2016 - 3 Issue

Original article

Technical Options of Documentation of the Anterior Segment and the Ocular Fundus Findings within Mission Projects

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Documentation of the anterior segment and the eye fundus with instruments that enable quality precision diagnostics is a common and important part of screening in humanitarian ophthalmology projects. It is the essential element in diagnosis, monitoring and management of eye diseases. In sub saharan countries within the screening for ophthalmologist are not available the modern technologies such as biomicroscope (slit lamp) or fundus camera. We describe our experience with photographs of anterior segment of the eye by using digital camera and Smartphone. The documentation of the eye fundus was recorded through 20D Volk spherical lens to Smartphone.

Material and methods: Within the screening projects in collaboration with St. Elisabeth University of Health and Social Sciences for eye diseases in the year 2014 in Bigugu, Rwanda and in 2015 in Mapuordit, South Sudan, we examined patients who were unable to reach ophthalmologic care. We used a flashlight, a direct ophthalmoscope, tables to determine visual acuity on illiterate, Schiøtz tonometer, Volk lens, Smartphone. Patients who underwent screening, and needed glasses, got from humanitarian collection already used dioptric eyeglasses or sunglasses. For documentation of the anterior segment we used a digital camera and for patients in whom it was necessary to document fundus findings detected by direct ophthalmoscopy we took the opportunity of Smartphone with 8 Mpix camera and the LED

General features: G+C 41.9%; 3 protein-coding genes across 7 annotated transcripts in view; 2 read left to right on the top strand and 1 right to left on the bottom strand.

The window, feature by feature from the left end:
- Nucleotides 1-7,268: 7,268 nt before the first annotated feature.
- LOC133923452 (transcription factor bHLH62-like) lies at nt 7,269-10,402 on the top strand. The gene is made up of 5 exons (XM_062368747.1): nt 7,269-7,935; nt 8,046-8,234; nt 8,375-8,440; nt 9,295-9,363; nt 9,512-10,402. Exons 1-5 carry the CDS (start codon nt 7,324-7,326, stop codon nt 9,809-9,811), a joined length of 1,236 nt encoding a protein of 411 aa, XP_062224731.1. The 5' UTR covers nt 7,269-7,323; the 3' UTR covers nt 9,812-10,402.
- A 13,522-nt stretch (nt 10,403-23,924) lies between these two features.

flash and Volk lens plus 20 Diopters.

Results: In 2014 within the project in Bigugu, Rwanda and in 2015 in Mapuordit, South Sudan, we examined patients in an improvised clinic without access to electricity. We examined in 2014 a total of 340 patients and in 2015 a total of 290 patients. Patient age was due to the unavailability of designated identification records estimated with the help of an interpreter. In both groups, the mean age of the patients was about 30 years. The most common diseases leading to blindness were cataract, trachoma, post-traumatic conditions. Infectious diseases and consequences of untreated infectious diseases were the cause of 20% of the permanent changes on the surface of the eye or the adnexa. In the group of HIV positive patients we did not mention pathological findings on the eye fundus.

Conclusion: Anterior segment findings documentation with digital camera or mobile phone and fundus examination using a Smartphone and Volks lens with a value of plus 20D is inexpensive and manageable technique which can capture high quality and reproducible images. These techniques are suitable for photo documentation of anterior segment and also eye fundus screening within humanitarian projects of eye diseases in developing countries.